U.S. Pat. No. 3,484,899 to Smith (assigned to DuPont) discloses a known flash-spinning apparatus. This patent describes a horizontally oriented spin orifice with a cylindrical tunnel immediately downstream of the orifice through which a plexifilamentary strand can be flash-spun. Flashing within the confined tunnel helps accelerate the polymer strand so as to stretch the polymer as it cools. U.S. Pat. No. 4,352,650 to Marshall (assigned to DuPont) discloses that the tunnel can be flared in a manner that improves strength and reduces defects in the flash-spun plexifilamentary product. The polymer strand discharged from the tunnel is conventionally directed against a rotating lobed deflector baffle. The rotating baffle spreads the strand into a more planar web structure that the baffle alternately directs to the left and right. As the spread web descends from the baffle, the web is passed through an electric corona generated charging zone between an ion gun and a target plate. The corona charges the web so as to hold it in a spread open configuration as the web descends to a moving belt. The belt is grounded to help insure proper pinning of the charged web on the belt. A fibrous sheet is formed on the belt that has plexifilamentary film-fibril networks oriented in an overlapping multi-directional configuration. The fibrous sheets may be bonded for use in wall coverings, air infiltration barrier sheets, envelopes, soft textile-like nonwoven fabrics, and substrates for various coatings and laminates.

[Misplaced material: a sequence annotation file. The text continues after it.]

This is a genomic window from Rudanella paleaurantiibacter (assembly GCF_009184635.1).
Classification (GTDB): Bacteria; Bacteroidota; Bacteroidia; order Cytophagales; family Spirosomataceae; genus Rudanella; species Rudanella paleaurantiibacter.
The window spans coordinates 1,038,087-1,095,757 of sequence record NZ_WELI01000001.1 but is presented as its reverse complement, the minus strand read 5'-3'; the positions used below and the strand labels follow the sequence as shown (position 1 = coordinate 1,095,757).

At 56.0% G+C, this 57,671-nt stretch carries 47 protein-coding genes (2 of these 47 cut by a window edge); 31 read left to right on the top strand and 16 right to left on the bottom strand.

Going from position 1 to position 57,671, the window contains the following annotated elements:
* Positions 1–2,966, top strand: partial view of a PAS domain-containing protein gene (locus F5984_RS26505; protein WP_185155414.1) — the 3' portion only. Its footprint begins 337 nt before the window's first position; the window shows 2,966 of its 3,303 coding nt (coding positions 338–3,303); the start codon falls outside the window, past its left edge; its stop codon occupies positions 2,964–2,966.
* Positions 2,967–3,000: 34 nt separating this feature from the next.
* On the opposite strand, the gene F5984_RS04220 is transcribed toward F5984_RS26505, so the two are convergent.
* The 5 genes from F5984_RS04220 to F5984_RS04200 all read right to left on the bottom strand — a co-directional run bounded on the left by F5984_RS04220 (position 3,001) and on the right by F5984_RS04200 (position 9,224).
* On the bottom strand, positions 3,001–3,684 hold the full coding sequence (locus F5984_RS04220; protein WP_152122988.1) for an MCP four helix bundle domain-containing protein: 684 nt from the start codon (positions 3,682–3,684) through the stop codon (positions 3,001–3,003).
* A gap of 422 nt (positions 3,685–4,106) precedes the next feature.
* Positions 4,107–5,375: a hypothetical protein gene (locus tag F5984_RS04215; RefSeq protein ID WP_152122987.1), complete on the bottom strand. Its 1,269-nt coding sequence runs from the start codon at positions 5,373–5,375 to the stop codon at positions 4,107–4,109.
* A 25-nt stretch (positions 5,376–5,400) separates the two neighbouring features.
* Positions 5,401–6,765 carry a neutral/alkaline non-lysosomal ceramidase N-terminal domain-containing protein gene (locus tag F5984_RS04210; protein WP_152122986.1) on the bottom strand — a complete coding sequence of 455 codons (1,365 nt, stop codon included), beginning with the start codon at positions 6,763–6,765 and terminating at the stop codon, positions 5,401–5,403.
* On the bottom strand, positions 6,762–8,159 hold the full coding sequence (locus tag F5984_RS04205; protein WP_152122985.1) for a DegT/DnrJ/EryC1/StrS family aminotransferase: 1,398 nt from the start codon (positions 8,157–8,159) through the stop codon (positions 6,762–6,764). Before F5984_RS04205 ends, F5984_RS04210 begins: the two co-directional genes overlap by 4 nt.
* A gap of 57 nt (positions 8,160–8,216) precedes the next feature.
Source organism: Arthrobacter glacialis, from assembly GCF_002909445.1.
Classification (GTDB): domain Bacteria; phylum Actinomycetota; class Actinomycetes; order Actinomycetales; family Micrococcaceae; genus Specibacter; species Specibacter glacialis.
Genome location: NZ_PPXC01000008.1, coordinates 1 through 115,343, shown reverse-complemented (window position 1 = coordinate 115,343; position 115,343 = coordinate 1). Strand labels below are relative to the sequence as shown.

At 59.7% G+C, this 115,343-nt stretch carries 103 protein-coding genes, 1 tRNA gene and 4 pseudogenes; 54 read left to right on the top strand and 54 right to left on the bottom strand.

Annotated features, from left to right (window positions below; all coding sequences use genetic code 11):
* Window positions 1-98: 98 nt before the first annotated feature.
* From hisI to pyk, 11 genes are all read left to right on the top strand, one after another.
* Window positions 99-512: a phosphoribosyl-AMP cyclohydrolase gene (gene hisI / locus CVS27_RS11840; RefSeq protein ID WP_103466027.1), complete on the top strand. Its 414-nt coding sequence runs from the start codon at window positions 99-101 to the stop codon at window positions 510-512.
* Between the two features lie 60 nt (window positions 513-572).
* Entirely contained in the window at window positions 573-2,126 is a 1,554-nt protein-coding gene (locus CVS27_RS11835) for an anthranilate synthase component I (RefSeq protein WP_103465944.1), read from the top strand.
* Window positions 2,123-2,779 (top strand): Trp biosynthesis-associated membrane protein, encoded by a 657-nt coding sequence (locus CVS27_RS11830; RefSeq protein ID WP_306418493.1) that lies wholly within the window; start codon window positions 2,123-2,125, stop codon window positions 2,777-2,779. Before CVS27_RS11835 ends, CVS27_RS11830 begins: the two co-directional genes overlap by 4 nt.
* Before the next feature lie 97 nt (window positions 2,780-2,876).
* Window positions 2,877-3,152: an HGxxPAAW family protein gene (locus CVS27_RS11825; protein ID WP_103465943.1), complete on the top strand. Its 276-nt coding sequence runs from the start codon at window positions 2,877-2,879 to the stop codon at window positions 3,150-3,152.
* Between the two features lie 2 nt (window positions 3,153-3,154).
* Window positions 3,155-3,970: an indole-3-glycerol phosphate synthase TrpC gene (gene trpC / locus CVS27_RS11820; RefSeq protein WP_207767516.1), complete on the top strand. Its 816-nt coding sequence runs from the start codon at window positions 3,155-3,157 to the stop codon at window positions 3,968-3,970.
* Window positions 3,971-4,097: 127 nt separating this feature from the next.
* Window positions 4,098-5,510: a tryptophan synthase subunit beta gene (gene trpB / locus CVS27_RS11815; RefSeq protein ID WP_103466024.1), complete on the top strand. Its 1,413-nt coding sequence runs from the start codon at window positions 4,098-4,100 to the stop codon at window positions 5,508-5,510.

The known apparatus for flash-spinning plexifilamentary film-fibrils and spreading such fibers for laydown on a moving belt, as described above, requires constant monitoring and maintenance. Problems with the rotating baffle and its drive mechanism, and polymer build-up on the rotating baffle, the ion gun, the target plate, and auxilary equipment, all require regular maintenance. The space requirements for the known rotating baffle spinning apparatus and its relatively wide web laydown pattern make close spacing of such spinnerets difficult to achieve. Accordingly, there is a need for a simpler apparatus capable of both flash-spinning plexifilamentary film-fibrils and spreading such plexifilamentary film-fibrils into a thin web structure in a single step.
There is provided by this invention a flash spin pack for a flash-spinning apparatus. The spin pack has a spin pack body with a spin mixture inlet, and a spin mixture passage with first and second ends, the first end of which is in communication with said spin mixture inlet. A spinning orifice with a cross-sectional area in the range of 0.0025 mm2 to 32 mm2, has an inlet that is in communication with the second end of the spin mixture passage. The outlet of the spinning orifice opens into a slot defined by two opposing faces of the spin pack body. The distance between the opposing faces that define the slot is within the range of 0.25 mm to 7 mm proximate the spinning orifice outlet. The two opposing faces of the slot form a slot outlet, and the distance from said spinning orifice outlet to any portion of said slot outlet is within the range of 1.5 mm to 40 mm. The distance between the opposing faces at the slot outlet is within the range of 0.25 mm to 10 mm.